Thursday, April 06, 2006
The Price Of Fantasy...
...is one that Bush and his cronies have been rich enough to pass on to the rest of us for quite some time. However, the bill came due a while ago, and it looks like -- as with Tom DeLay -- there may not be enough money in the world to keep insulating them from the consequences of their own actions:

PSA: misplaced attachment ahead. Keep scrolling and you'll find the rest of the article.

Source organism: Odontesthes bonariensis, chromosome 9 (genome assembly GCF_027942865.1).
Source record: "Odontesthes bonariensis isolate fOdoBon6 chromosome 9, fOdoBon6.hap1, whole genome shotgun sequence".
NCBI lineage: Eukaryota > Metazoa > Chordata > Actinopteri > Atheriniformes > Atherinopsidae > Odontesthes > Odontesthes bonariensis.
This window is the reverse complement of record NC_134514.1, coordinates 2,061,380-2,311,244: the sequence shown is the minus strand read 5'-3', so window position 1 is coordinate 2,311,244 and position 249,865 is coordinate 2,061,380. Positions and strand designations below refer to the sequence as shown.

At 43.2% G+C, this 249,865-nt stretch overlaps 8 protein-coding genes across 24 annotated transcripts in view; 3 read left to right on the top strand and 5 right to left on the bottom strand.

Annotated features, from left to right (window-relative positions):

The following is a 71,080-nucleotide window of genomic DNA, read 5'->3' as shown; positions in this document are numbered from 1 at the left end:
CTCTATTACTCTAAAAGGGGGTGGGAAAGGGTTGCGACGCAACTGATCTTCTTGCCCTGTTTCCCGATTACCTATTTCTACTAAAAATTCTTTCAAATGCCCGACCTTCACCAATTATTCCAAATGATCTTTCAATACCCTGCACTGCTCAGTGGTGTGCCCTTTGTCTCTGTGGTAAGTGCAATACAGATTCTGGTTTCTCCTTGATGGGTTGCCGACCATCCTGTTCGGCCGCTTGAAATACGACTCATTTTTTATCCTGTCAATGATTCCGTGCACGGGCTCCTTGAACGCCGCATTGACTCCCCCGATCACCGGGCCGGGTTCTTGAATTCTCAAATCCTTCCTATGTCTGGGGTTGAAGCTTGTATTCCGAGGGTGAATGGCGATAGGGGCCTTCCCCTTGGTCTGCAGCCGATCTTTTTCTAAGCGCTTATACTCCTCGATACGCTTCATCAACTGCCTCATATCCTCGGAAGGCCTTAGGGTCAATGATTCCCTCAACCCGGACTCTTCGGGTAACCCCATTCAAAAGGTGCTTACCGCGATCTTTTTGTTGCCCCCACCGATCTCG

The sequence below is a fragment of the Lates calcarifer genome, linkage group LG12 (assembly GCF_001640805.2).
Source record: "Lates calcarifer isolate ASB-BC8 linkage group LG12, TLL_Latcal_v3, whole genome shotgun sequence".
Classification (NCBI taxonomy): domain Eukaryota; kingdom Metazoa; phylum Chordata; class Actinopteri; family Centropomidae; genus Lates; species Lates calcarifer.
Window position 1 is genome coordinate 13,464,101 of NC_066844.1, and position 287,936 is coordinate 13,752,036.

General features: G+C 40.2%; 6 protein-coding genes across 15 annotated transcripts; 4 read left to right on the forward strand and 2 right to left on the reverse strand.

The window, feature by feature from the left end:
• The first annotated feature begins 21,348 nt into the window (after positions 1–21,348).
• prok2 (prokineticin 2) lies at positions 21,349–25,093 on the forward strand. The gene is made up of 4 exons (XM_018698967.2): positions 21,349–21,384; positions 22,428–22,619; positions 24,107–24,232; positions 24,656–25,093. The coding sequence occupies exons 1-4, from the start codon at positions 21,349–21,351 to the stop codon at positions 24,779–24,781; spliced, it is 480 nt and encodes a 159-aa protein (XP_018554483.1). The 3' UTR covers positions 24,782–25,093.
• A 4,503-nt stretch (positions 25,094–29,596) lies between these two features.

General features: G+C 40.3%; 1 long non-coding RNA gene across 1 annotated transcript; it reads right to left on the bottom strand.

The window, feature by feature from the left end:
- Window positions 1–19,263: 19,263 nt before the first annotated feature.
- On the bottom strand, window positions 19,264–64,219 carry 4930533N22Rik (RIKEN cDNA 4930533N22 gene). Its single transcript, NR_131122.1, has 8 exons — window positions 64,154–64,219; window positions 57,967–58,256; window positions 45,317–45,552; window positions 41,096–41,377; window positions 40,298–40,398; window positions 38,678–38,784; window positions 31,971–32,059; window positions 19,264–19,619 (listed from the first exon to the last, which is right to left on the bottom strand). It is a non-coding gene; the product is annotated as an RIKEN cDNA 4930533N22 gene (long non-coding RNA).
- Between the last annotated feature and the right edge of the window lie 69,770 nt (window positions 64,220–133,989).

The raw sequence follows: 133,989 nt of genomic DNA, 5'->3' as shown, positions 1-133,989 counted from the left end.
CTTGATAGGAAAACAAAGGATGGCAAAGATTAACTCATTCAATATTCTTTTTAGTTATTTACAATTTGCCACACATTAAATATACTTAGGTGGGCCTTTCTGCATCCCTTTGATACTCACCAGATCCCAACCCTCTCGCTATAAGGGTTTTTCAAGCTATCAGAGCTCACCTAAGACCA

Since the Iraqi elections in January, US foreign service officers at the Baghdad embassy have been writing a steady stream of disturbing cables describing drastically worsening conditions. Violence from incipient communal civil war is rapidly rising. Last month there were eight times as many assassinations committed by Shia militias as terrorist murders by Sunni insurgents. The insurgency, according to the reports, also continues to mutate. Meanwhile, President Bush's strategy of training Iraqi police and army to take over from coalition forces - "when they stand up, we'll stand down" - is perversely and portentously accelerating the strife. State department officials in the field are reporting that Shia militias use training as cover to infiltrate key positions. Thus the strategy to create institutions of order and security is fuelling civil war. Rather than being received as invaluable intelligence, the messages are discarded or, worse, considered signs of disloyalty. Rejecting the facts on the ground apparently requires blaming the messengers. So far, two top attaches at the embassy have been reassigned elsewhere for producing factual reports that are too upsetting. The Bush administration's preferred response to increasing disintegration is to act as if it has a strategy that is succeeding. "More delusion as a solution in the absence of a solution," said a senior state department official. Under the pretence that Iraq is being pacified, the military is partially withdrawing from hostile towns in the countryside and parts of Baghdad. By reducing the number of soldiers, the administration can claim its policy is working going into the midterm elections. But the jobs the military doesn't want to perform are being sloughed off on state department "provisional reconstruction teams" (PRTs) led by foreign service officers. The rationale is that they will win Iraqi hearts-and-minds by organising civil functions. The Pentagon has informed the state department it will not provide security for these officials and that mercenaries should be hired for protection instead. Internal state department documents listing the PRT jobs, dated March 30, reveal that the vast majority of them remain unfilled by volunteers. So the professionals are being forced to take the assignments in which "they can't do what they are being asked to do", as a senior department official told me.Will the last sane person leaving the State Department please turn out the lights?
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